I wasn ’ t surprised that he stared in my baby when the plump approached our desk on his way from the restaurant. Ten weeks to motherhood, I’m aware that a newborn is catnip to strangers of all ages.
My infant cooed a little, smiled wide from her location in my lap, and made a spit bubbles.
“Can it be a boy or a girl? ” the man asked of my toothless kid.
“It’s a woman! ” I chimed.
He nodded as if he knew, then added:ldquo;What a little chuckle! ”
Certainly, the man was well-intentioned. Nonetheless, the interaction didn’t sit. My new mother instincts tell me it’s bizarre to get a whole stranger to say something like this of my two-month-old infant, who’s barely effective at making eye contact, let alone doing this coquettishly. Also bizarre: that he felt compelled to affirm rsquo & my infant;s before issuing his or her ldquo; compliment, sex. ” If boy & rsquo ;d answered & ldquo; I, & rdquo; could he have followed up using a different opinion? Perhaps commented on capable or how powerful the infant looked? ‘What a powerhouse entrepreneur in the making! ’, I will hear the man saying.
A little research confirms my hunch that what we say to kids — and, by extension, imply about their sex — things, after that day. A lot.
A study published in the journal found that by age 2.5, children begin to internalize gender-based prejudices. Plus it’s not just what strangers state in passing that counts. The study noted that 31% of those toys marketed to women center such as queen dresses and makeup kits. 46 percent of toys &ldquo” such as chemistry sets and sports gear, emphasize actions.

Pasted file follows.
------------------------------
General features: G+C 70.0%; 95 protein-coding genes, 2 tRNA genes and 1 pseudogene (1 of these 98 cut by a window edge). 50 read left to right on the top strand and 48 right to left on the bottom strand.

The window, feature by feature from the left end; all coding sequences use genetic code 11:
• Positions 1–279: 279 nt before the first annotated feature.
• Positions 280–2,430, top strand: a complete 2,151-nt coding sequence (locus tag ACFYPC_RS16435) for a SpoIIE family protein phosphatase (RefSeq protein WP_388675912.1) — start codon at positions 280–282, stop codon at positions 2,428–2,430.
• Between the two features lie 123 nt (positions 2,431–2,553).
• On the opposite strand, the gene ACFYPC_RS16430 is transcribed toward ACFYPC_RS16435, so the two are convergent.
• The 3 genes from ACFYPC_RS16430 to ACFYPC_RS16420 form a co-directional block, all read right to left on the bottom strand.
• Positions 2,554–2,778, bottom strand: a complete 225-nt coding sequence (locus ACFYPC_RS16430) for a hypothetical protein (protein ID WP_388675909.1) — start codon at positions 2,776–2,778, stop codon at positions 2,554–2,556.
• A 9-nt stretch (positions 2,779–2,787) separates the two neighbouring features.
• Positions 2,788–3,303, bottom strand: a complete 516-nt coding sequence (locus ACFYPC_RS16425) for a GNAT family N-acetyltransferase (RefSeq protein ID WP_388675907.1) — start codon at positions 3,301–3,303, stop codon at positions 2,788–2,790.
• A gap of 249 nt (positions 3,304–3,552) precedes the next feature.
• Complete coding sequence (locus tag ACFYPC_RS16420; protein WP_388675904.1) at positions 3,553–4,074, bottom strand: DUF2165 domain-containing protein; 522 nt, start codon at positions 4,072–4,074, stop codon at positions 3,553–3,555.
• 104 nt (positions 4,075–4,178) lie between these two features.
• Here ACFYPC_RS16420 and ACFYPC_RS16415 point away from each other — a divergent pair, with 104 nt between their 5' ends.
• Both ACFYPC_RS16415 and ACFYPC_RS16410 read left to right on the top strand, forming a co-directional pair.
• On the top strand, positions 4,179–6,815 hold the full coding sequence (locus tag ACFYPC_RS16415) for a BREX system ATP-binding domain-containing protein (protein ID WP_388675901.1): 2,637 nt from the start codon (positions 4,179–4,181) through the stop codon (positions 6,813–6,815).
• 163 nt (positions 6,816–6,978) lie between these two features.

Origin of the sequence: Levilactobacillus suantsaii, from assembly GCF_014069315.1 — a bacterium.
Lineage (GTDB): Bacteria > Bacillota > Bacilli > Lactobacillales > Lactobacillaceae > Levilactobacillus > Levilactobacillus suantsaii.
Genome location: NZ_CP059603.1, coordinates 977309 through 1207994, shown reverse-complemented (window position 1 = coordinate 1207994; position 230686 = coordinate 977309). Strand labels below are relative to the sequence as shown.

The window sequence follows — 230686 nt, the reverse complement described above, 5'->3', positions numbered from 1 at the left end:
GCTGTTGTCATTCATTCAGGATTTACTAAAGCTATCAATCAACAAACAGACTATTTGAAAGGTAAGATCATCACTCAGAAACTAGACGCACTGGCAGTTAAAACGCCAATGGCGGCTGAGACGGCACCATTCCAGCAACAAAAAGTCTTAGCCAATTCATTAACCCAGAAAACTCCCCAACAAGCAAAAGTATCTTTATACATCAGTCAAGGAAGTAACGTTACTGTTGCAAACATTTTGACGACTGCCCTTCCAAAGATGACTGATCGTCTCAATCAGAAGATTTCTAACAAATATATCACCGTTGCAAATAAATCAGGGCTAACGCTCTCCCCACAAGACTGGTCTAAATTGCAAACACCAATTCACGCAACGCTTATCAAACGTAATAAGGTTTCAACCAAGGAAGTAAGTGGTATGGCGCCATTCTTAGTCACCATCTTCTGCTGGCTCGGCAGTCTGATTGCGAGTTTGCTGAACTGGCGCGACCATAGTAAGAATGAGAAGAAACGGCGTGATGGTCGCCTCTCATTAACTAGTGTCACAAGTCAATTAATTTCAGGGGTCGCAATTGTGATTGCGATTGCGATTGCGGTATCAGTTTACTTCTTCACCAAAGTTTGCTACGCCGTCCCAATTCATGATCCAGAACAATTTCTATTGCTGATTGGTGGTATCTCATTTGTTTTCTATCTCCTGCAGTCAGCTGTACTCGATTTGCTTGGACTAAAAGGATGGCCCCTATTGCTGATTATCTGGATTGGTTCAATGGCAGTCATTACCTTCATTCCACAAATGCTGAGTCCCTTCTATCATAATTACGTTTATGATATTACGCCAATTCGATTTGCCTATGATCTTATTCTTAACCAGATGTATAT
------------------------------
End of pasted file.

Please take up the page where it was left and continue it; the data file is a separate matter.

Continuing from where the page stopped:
“We’ve all been socialized also to consider the futures about marriage and dating, & rdquo; states Lisa Bloom, and to sexualize women . Bloom has contended that by labeling young women flirts and heartbreakers, society efficiently educates them that appearances are more important than anything. “It sets them up for dieting at age 5 and foundation in age 11 and boob projects at 17 and Botox in 23,” she said in HuffPost.
This is a troubling cultural phenomenon, particularly when you consider a study published by the National Center for Biotechnology Information, where researchers found that a child’s real-life operation can be hugely influenced by the beliefs they embrace about their sex.
Although my little woman is incapable of knowing what being a means exposure to remarks about look and her hypothetical appeal could condition her to measure her self-worth according to factors. And that might influence her ability.
What’s a mother when a comment tied to troubling narratives towards her little woman is directed by a stranger to do? Smile and let it slip? Or, as Bloom suggests, conjure a smart retort? “I think she’s more of an astronaut than a flirt. Check back in 20 years and I&rsquo! ”
Just as I’d like to try the latter alternative, it doesn’t seem all that realistic–at least not without alienating myself from well-meaning strangers or becoming “that mother” who can’t help making an issue out of everything. It seems almost impossible to control what my daughter absorbs from the outside world. However, rsquo & that; s when it happens to me how important it is to monitor her surroundings.